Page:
It’s a drug that promises an out-of-body experience with each hit. On the street they call it Soy Sauce, and users drift across time and dimensions. But some who come back are no longer human. Suddenly a silent otherworldly invasion is underway, and mankind needs a hero. What it gets instead is John and David, a pair of college dropouts who can barely hold down jobs. Can these two stop the oncoming horror in time to save humanity? No. No, they can’t. (Synopsis from IMDB)
This is a weird movie. You’ve been warned. You know you are in for it when a door knob turns into a giant penis. Yes, you read that. Or that a freezer full of meat comes together to form a giant, talking body.
Based on the book of the same title by James Wong (the pseudonym of Jason Pargin), John Dies at the End was directed by Don Coscarelli and stars Chase Williamson as protagonist and narrator David Wong, Rob Mayes as David’s stoner pal, John, Paul Giamatti, Clancy Brown, and Doug Jones. This movie is a demented, full blown crazed mind trip of a good old freaky time with some pretty amazing performances by the cast. Somehow, all of the disparate elements of the story come together to create a crazy adventure that pulls the audience in, rather than dragging them behind.
Chase Williamson and Rob Mayes give an admirable performance as the two “heroes” of the tale, who inject themselves with a drug that they refer to as “soy sauce”. This isn’t your typical sushi condiment, but a living drug that grows hair, crawls, and turns into insects. It gives you certain powers and enables the duo see the unseen that exists all around them. Chase Williamson basically narrates this story as he is trying to convince a doubting journalist (played by Paul Giamatti) that his tale is true. The interaction between the two is extremely entertaining and engaging.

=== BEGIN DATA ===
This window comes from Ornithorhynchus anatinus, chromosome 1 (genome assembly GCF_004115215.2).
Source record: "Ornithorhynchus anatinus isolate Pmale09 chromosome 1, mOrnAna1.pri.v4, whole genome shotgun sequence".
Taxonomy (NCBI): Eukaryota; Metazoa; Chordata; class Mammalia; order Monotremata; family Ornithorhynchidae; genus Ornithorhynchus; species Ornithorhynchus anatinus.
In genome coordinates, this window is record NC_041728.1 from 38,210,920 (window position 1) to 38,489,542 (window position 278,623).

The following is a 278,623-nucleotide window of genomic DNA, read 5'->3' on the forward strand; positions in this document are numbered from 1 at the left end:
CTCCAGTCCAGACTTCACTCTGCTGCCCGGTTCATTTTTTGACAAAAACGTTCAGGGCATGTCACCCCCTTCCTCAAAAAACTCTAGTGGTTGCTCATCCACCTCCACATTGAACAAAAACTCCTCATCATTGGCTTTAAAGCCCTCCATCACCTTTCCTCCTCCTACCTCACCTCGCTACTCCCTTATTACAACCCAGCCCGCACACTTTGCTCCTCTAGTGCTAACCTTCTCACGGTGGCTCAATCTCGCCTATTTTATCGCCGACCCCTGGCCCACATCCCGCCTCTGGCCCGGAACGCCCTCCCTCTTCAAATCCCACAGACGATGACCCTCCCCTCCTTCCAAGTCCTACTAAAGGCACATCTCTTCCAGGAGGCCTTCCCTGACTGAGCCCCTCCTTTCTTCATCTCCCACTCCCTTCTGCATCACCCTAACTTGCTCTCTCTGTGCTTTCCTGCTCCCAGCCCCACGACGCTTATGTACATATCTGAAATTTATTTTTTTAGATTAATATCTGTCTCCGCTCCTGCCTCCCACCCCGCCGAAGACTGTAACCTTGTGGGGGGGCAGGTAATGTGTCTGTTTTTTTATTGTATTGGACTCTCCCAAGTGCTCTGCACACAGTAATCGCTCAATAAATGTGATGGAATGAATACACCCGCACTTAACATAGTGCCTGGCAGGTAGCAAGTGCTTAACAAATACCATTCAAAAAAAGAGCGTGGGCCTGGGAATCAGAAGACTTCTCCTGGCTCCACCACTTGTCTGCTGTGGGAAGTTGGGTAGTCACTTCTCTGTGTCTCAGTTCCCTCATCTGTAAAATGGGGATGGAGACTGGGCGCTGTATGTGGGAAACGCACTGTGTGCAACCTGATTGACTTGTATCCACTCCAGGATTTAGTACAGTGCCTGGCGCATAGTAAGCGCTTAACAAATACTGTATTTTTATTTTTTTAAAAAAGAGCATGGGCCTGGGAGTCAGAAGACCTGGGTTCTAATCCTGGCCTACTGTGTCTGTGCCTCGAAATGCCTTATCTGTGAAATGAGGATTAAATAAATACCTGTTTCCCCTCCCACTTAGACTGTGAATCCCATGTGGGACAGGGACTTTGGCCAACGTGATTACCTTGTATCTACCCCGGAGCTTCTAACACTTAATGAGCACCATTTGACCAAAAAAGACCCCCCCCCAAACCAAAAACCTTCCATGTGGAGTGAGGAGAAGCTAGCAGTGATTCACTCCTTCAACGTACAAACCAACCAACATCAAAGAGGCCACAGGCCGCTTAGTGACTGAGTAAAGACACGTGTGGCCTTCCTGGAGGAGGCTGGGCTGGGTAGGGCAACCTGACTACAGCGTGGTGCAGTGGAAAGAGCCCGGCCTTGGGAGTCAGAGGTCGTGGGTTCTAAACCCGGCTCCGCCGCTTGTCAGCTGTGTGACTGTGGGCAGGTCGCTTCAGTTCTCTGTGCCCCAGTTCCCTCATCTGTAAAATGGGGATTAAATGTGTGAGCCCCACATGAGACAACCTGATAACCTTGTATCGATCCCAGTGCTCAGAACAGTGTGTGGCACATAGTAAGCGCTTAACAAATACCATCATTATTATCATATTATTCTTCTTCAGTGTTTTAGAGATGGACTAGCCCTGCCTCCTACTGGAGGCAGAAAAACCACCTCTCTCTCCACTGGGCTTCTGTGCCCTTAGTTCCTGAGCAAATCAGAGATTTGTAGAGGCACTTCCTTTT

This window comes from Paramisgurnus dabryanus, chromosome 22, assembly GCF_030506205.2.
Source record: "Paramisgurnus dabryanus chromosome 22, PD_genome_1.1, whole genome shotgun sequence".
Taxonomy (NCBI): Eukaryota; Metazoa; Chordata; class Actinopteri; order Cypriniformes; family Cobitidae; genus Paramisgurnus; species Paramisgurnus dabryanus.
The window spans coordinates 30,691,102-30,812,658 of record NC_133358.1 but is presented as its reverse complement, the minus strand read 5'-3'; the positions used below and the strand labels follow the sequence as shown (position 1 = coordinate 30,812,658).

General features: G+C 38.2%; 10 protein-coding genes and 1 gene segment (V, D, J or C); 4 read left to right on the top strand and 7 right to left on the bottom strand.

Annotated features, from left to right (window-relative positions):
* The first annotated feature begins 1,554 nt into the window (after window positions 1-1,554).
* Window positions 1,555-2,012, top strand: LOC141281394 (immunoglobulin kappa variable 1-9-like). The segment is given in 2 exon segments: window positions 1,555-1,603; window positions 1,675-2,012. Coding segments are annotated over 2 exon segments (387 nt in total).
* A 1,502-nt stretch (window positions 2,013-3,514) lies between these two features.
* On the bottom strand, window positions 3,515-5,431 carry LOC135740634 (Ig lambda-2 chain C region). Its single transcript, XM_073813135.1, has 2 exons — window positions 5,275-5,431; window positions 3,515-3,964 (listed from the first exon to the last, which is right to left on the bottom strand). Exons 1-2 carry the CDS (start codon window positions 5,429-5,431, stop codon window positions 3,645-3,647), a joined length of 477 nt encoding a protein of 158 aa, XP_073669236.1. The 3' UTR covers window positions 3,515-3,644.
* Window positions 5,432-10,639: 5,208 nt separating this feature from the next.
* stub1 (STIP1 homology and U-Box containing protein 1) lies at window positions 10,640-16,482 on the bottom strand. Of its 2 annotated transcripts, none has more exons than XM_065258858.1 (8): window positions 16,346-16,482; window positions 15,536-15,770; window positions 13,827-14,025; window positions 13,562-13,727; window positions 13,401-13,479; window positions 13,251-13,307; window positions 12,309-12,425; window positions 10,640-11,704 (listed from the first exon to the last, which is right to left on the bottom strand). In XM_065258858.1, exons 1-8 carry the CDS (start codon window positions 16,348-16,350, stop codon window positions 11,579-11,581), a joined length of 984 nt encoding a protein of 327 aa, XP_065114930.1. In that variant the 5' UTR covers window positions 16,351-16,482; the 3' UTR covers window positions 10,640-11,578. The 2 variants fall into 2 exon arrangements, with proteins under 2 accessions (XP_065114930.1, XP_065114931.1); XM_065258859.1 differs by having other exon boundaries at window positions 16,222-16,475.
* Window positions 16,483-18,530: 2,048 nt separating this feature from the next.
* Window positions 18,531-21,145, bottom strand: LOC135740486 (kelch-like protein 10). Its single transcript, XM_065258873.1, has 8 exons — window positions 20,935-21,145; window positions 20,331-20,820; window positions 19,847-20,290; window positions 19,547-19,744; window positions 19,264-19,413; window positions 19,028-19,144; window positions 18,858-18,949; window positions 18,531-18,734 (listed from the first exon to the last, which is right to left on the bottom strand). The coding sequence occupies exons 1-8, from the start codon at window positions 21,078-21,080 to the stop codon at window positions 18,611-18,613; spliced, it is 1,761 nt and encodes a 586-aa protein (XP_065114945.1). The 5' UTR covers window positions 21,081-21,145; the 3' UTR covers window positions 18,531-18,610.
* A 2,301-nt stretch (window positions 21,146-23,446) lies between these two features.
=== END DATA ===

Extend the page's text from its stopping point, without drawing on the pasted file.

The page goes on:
The creepy priest seriously freaks me out, especially when his eyes turn completely black.
I think one of the best ways to describe this movie is that it almost feels like how I imagine it would be if you were injected with the “soy sauce”. Alternate realities, time travel, scorpion/spider hybrids, giant slugs with teeth, little white bugs that make your eyeballs explode, mind reading, phantom limb syndrome, etc all have their place in the movie. Usually for me, it is fairly straightforward to write a review for a movie, especially a horror movie. Not so with this one. This movie is about as far from the typical fare that is offered today, and it is that uniqueness that will make this movie (and I hope they make another movie out of the book’s sequel) into an instant cult classic.
Another high point of the film are the additions of Clancy Brown and Doug Jones. Brown plays a televangelist who also is able to live in the word of the unseen and provides assistance to the duo. Doug Jones portrays a somewhat creepy character who questions reality and introduces the giant slugs with teeth to us. While neither of the actors were given a large amount of screen time, their contributions helped make this movie as entertaining as it is.
While there are parts that may drag for some viewers (discussions of the metaphysical, obscure, and insane), overall, I think most people are going to find this film intriguing. I’m give this movie an 8 out of 10, and I encourage everyone to check it out. Especially if you like an absolute twisted, demented mind trip.
So, tell me what you think? Have you watched this movie or read the book? Let me know!